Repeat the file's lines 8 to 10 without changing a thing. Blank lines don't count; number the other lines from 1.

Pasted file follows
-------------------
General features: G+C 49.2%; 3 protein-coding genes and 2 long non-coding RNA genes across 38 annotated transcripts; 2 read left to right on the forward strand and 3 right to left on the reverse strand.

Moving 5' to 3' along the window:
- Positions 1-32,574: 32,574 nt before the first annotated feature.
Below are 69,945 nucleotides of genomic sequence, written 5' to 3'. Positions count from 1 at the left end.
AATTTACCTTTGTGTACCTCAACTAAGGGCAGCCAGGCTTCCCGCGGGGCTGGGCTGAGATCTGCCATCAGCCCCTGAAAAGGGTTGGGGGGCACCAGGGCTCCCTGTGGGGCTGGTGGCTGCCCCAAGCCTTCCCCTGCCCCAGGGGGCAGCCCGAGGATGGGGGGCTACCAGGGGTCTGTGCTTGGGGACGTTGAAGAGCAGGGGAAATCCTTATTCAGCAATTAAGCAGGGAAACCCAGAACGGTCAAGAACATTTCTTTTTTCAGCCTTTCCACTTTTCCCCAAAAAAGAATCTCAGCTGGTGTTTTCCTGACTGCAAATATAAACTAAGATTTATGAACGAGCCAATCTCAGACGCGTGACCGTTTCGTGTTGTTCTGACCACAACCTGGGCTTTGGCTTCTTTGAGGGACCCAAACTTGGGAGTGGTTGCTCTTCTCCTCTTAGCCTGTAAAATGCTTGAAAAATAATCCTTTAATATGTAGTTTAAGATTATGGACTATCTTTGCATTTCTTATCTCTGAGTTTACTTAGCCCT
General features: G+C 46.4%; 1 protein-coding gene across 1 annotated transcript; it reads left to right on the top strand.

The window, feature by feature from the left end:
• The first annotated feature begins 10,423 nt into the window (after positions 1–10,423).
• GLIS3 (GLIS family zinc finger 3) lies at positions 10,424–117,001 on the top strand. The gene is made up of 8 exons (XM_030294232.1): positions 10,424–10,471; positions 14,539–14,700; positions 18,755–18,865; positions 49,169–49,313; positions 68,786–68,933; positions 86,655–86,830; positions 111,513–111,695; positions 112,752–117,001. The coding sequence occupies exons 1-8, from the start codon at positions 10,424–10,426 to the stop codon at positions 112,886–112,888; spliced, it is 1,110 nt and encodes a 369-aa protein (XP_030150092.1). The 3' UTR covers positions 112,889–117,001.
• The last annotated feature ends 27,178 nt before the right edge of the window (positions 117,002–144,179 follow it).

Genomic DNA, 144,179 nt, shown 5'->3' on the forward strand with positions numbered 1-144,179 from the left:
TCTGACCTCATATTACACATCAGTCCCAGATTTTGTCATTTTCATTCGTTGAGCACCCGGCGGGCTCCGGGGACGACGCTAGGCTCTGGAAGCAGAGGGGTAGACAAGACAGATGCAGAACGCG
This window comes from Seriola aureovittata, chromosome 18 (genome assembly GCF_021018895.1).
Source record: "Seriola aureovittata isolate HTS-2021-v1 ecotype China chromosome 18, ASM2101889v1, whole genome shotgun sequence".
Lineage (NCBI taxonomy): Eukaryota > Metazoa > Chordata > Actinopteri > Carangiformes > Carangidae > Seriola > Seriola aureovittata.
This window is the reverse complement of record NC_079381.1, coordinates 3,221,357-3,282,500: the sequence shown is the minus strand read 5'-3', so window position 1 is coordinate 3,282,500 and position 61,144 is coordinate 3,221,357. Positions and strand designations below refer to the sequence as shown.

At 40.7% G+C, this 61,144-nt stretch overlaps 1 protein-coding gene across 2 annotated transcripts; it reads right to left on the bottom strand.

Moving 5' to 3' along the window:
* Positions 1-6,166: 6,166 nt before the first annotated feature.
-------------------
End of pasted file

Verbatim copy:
• The first annotated feature begins 10,423 nt into the window (after positions 1–10,423).
• GLIS3 (GLIS family zinc finger 3) lies at positions 10,424–117,001 on the top strand. The gene is made up of 8 exons (XM_030294232.1): positions 10,424–10,471; positions 14,539–14,700; positions 18,755–18,865; positions 49,169–49,313; positions 68,786–68,933; positions 86,655–86,830; positions 111,513–111,695; positions 112,752–117,001. The coding sequence occupies exons 1-8, from the start codon at positions 10,424–10,426 to the stop codon at positions 112,886–112,888; spliced, it is 1,110 nt and encodes a 369-aa protein (XP_030150092.1). The 3' UTR covers positions 112,889–117,001.
• The last annotated feature ends 27,178 nt before the right edge of the window (positions 117,002–144,179 follow it).